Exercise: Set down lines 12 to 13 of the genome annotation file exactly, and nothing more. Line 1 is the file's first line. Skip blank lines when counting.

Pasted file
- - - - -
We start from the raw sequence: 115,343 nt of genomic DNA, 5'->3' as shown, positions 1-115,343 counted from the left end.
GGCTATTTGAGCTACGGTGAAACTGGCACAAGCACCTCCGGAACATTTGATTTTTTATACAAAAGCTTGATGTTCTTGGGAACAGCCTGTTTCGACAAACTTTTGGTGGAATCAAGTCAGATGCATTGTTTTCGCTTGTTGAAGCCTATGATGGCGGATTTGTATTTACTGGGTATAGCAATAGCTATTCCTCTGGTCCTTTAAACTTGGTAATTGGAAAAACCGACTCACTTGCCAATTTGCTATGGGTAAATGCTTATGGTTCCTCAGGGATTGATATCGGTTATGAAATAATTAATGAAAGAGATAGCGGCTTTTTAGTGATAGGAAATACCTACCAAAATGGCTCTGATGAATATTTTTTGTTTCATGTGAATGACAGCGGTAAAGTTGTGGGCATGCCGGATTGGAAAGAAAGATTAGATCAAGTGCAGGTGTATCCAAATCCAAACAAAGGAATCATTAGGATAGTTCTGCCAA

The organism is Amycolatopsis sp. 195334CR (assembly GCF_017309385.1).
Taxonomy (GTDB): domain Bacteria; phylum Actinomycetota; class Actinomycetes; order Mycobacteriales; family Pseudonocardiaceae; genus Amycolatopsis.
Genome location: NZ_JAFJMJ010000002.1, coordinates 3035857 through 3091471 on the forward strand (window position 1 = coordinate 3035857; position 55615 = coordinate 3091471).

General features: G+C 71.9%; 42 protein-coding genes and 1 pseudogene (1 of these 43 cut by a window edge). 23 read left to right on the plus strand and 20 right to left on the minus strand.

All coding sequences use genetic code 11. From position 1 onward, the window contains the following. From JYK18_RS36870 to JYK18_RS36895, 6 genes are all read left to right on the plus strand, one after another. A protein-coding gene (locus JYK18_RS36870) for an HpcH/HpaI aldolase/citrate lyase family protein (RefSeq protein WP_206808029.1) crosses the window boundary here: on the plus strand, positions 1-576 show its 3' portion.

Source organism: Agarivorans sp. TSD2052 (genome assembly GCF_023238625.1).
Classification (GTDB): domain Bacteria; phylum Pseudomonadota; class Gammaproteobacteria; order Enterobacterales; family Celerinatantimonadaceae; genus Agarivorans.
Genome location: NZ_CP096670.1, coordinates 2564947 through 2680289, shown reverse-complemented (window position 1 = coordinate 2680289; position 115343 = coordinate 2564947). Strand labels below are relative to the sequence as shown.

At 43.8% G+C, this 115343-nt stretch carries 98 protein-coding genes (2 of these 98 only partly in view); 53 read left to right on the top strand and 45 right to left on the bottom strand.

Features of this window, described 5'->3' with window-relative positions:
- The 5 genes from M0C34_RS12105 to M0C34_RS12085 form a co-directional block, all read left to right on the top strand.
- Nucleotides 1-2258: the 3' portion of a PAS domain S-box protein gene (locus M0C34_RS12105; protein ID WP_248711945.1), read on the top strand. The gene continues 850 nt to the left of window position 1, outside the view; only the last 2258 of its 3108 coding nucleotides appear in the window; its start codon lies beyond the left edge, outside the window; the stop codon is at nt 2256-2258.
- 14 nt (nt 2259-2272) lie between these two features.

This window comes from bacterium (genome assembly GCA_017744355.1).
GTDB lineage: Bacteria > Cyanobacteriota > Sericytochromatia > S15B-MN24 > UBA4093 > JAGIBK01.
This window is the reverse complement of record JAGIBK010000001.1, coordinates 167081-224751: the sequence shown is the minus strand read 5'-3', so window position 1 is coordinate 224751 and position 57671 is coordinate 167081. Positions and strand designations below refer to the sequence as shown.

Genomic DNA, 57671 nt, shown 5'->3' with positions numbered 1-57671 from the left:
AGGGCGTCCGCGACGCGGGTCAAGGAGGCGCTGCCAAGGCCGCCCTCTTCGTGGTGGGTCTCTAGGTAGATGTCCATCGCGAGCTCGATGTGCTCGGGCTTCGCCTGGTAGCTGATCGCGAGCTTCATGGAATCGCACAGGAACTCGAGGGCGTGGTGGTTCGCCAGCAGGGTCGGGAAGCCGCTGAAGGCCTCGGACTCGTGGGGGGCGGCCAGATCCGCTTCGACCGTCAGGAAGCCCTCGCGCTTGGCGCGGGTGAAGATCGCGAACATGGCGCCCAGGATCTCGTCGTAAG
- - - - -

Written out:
Features of this window, described 5'->3' with window-relative positions:
- The 5 genes from M0C34_RS12105 to M0C34_RS12085 form a co-directional block, all read left to right on the top strand.